How to Care for Cuban Oregano

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Here's another plant with more names than a gardener knows what to do with. Common names include Cuban oregano, false oregano, county borage, Indian borage, Indian mint, Mexican mint, and Spanish thyme. Some call it "Vicks plant," because the fragrance of camphor and menthol aroma is not unlike the cough medicine. Currently the plant bears the botanical name ​Plectranthus amboinicus​, but before that it was officially a member of the ​Coleus​ genus.


If you come across this leafy, aromatic plant, figure out which common name works best for you. The leaves of Cuban oregano are delightful in cooking, with a strong fragrance and a taste somewhere between oregano and thyme.

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Meet the Cuban Oregano

Members of the ​Plectranthus​ genus are native to the tropics but otherwise quite diverse. Some are highly aromatic and used in cooking. Others have beautiful leaves or appealing flowers. The Cuban oregano offers both, so it's a great ​Plectranthus​ to start with.


Cuban oregano is a perennial evergreen herb with a sprawling or spreading growth habit. It grows about 19 inches tall. It has squared stems like members of the salvia genus along with aromatic, velvety leaves with toothy edges. The plants bloom from late winter through mid-spring, offering white, lilac, or pink flowers that grow in 6-inch spikes.

Care for Cuban Oregano

Unlike "true" oregano, Cuban oregano doesn't like to bask in hot sun all day long. In fact, this is a perfect herb to grow in a part-shade herb garden. Like other herbs, it needs soil that drains well, minimal irrigation, and very little else.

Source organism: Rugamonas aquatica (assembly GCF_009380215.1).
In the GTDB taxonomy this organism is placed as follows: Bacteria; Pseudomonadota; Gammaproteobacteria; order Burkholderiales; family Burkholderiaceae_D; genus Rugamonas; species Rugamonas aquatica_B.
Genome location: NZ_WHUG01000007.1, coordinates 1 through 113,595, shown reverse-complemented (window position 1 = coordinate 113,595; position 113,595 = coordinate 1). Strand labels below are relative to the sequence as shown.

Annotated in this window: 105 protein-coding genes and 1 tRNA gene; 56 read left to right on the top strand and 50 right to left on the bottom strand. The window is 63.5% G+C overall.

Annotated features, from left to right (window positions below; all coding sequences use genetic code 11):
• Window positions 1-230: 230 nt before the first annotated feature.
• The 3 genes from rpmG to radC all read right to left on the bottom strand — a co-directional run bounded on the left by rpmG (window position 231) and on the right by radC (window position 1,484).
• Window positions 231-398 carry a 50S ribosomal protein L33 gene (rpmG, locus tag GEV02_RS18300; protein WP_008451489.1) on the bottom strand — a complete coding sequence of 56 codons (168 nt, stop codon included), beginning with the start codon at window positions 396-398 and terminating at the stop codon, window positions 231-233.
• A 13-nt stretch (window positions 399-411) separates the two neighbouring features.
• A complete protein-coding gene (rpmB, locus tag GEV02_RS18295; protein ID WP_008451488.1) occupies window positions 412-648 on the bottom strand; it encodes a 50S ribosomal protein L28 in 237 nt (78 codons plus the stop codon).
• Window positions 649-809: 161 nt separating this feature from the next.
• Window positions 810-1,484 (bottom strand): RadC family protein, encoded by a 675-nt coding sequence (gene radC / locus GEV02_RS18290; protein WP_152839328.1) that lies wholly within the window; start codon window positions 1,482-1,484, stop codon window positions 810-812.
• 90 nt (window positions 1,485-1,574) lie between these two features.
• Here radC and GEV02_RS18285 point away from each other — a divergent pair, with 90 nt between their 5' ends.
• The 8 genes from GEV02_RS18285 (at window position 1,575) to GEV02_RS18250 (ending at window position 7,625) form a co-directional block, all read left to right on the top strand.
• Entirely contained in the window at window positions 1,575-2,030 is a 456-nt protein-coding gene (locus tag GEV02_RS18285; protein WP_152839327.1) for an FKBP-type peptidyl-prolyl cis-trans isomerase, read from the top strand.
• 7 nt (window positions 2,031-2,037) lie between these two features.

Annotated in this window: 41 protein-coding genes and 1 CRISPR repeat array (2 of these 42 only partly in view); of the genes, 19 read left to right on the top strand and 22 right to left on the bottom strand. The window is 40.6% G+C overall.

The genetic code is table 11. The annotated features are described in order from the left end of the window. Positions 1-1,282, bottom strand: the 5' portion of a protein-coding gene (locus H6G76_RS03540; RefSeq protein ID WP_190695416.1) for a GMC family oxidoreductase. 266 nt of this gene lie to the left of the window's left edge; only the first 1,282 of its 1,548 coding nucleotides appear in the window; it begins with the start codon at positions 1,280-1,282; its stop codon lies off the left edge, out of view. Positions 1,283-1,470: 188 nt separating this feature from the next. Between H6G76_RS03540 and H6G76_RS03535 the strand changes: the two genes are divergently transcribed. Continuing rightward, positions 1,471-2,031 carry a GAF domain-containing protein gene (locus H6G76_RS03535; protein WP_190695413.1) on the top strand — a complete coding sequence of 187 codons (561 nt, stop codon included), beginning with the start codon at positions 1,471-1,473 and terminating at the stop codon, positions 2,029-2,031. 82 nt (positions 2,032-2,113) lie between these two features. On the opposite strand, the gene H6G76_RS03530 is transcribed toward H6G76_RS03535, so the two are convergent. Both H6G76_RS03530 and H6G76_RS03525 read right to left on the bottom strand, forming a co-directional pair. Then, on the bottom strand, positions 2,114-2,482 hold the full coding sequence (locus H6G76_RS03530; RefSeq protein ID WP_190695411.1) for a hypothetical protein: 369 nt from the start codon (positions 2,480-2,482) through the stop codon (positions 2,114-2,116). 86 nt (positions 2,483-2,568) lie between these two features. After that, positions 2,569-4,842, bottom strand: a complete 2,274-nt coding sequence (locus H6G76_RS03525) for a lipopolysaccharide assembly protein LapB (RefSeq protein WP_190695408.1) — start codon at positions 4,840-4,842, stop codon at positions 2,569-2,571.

This herb is native to the African tropics, so don't expect Cuban oregano to appreciate the cold. It is hardy to U.S. Department of Agriculture plant hardiness zones 9 through 11. Those in cooler regions can grow it in a pot with other herbs and move them all indoors as the temperature cools. Don't wait for freezing: Cuban oregano won't last a night outdoors if the temps fall to 40 degrees.


Use Cuban Oregano

For starters, Cuban oregano is a pretty plant while in bloom, with a bushy, generous form. A variety of cultivars are available with added ornamental features. ​P. amboinicus​ 'Variegatus' has green leaves bordered in cream and edged in bright pink, whereas 'Well-Sweep Wedgwood' has blossoms that are Wedgwood blue and yellow leaves with dark green margins.


But the best way to use Cuban oregano is in cooking. Its strong flavor of oregano/thyme is just a bit sweeter than either of these herbs and can overpower a dish if overused. It is said to be delicious in poultry stuffings, beef, lamb, and game dishes.



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